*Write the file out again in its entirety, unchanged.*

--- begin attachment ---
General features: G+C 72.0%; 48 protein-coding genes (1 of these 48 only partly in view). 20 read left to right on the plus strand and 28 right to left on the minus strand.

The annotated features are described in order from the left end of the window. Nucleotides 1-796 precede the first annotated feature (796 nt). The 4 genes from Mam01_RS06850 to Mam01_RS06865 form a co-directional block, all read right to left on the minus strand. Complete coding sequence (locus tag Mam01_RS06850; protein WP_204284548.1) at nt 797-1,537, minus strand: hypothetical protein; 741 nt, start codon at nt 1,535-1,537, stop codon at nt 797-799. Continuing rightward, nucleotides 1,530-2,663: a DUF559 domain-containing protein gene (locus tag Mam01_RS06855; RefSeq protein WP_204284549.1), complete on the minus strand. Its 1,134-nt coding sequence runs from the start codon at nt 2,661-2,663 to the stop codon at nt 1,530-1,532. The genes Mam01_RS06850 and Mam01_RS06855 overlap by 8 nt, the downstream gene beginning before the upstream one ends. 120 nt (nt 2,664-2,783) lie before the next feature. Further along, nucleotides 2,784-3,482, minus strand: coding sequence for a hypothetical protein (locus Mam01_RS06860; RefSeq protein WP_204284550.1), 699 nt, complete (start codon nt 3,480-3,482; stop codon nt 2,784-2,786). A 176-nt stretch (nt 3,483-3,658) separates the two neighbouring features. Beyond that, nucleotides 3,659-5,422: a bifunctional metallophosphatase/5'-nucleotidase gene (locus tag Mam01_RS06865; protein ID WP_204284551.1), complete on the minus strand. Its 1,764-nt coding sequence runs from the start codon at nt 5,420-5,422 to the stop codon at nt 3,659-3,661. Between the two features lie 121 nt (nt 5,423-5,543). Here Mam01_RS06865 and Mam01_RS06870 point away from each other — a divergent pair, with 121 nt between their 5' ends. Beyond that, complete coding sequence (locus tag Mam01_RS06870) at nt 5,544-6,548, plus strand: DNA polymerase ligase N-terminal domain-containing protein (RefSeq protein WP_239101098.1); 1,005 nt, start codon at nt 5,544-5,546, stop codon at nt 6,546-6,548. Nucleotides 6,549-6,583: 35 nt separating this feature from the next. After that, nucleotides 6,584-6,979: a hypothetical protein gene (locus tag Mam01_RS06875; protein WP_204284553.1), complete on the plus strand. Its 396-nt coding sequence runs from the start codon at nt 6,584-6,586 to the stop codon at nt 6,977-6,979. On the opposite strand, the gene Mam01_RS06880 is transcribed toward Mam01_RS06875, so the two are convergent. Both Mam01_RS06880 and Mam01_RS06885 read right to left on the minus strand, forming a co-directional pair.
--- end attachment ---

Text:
General features: G+C 72.0%; 48 protein-coding genes (1 of these 48 only partly in view). 20 read left to right on the plus strand and 28 right to left on the minus strand.

The annotated features are described in order from the left end of the window. Nucleotides 1-796 precede the first annotated feature (796 nt). The 4 genes from Mam01_RS06850 to Mam01_RS06865 form a co-directional block, all read right to left on the minus strand. Complete coding sequence (locus tag Mam01_RS06850; protein WP_204284548.1) at nt 797-1,537, minus strand: hypothetical protein; 741 nt, start codon at nt 1,535-1,537, stop codon at nt 797-799. Continuing rightward, nucleotides 1,530-2,663: a DUF559 domain-containing protein gene (locus tag Mam01_RS06855; RefSeq protein WP_204284549.1), complete on the minus strand. Its 1,134-nt coding sequence runs from the start codon at nt 2,661-2,663 to the stop codon at nt 1,530-1,532. The genes Mam01_RS06850 and Mam01_RS06855 overlap by 8 nt, the downstream gene beginning before the upstream one ends. 120 nt (nt 2,664-2,783) lie before the next feature. Further along, nucleotides 2,784-3,482, minus strand: coding sequence for a hypothetical protein (locus Mam01_RS06860; RefSeq protein WP_204284550.1), 699 nt, complete (start codon nt 3,480-3,482; stop codon nt 2,784-2,786). A 176-nt stretch (nt 3,483-3,658) separates the two neighbouring features. Beyond that, nucleotides 3,659-5,422: a bifunctional metallophosphatase/5'-nucleotidase gene (locus tag Mam01_RS06865; protein ID WP_204284551.1), complete on the minus strand. Its 1,764-nt coding sequence runs from the start codon at nt 5,420-5,422 to the stop codon at nt 3,659-3,661. Between the two features lie 121 nt (nt 5,423-5,543). Here Mam01_RS06865 and Mam01_RS06870 point away from each other — a divergent pair, with 121 nt between their 5' ends. Beyond that, complete coding sequence (locus tag Mam01_RS06870) at nt 5,544-6,548, plus strand: DNA polymerase ligase N-terminal domain-containing protein (RefSeq protein WP_239101098.1); 1,005 nt, start codon at nt 5,544-5,546, stop codon at nt 6,546-6,548. Nucleotides 6,549-6,583: 35 nt separating this feature from the next. After that, nucleotides 6,584-6,979: a hypothetical protein gene (locus tag Mam01_RS06875; protein WP_204284553.1), complete on the plus strand. Its 396-nt coding sequence runs from the start codon at nt 6,584-6,586 to the stop codon at nt 6,977-6,979. On the opposite strand, the gene Mam01_RS06880 is transcribed toward Mam01_RS06875, so the two are convergent. Both Mam01_RS06880 and Mam01_RS06885 read right to left on the minus strand, forming a co-directional pair.